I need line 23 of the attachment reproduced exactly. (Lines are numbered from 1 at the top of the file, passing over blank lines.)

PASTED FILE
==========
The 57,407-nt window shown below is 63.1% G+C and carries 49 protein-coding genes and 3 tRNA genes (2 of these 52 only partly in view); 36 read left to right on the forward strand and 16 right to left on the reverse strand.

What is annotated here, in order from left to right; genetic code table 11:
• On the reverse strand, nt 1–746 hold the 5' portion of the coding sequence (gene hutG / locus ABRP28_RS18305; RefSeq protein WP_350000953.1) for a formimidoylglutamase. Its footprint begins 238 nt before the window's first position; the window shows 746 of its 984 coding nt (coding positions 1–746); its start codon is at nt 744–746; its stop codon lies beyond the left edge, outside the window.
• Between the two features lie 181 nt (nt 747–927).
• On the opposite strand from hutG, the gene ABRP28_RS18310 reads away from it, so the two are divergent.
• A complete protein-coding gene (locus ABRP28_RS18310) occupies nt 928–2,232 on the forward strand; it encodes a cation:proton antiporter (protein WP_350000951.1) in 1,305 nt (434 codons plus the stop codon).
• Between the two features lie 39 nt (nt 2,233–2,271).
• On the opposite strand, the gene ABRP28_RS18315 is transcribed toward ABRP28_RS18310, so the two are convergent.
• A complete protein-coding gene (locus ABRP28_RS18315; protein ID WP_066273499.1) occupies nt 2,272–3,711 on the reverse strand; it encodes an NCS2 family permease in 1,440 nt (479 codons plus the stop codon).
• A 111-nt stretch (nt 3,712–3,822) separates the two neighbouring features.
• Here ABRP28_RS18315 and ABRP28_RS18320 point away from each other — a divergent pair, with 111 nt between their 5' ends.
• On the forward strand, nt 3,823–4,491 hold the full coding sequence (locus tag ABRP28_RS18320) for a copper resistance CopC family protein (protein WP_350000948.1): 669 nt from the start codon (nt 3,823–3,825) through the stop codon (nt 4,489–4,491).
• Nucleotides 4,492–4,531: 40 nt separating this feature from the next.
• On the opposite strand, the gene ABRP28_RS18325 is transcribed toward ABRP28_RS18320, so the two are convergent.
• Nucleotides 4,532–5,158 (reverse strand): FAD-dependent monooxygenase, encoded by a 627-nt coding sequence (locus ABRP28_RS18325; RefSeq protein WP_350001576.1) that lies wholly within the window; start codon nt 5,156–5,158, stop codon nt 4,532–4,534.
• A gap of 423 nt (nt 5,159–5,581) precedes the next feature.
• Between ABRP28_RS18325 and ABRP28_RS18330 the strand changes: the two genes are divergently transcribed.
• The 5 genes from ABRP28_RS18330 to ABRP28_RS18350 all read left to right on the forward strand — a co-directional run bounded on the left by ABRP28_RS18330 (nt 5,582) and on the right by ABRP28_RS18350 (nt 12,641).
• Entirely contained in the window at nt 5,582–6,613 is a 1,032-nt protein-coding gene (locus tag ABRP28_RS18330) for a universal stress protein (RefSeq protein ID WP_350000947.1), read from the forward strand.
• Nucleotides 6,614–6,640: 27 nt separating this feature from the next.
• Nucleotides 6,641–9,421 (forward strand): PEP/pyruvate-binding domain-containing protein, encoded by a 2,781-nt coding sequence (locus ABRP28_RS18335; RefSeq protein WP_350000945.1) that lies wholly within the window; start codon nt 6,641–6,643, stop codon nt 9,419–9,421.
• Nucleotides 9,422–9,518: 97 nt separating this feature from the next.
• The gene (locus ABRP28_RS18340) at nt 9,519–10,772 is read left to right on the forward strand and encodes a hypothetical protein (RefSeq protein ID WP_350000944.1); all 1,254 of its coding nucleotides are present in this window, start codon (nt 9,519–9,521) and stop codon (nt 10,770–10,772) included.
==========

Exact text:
• The gene (locus ABRP28_RS18340) at nt 9,519–10,772 is read left to right on the forward strand and encodes a hypothetical protein (RefSeq protein ID WP_350000944.1); all 1,254 of its coding nucleotides are present in this window, start codon (nt 9,519–9,521) and stop codon (nt 10,770–10,772) included.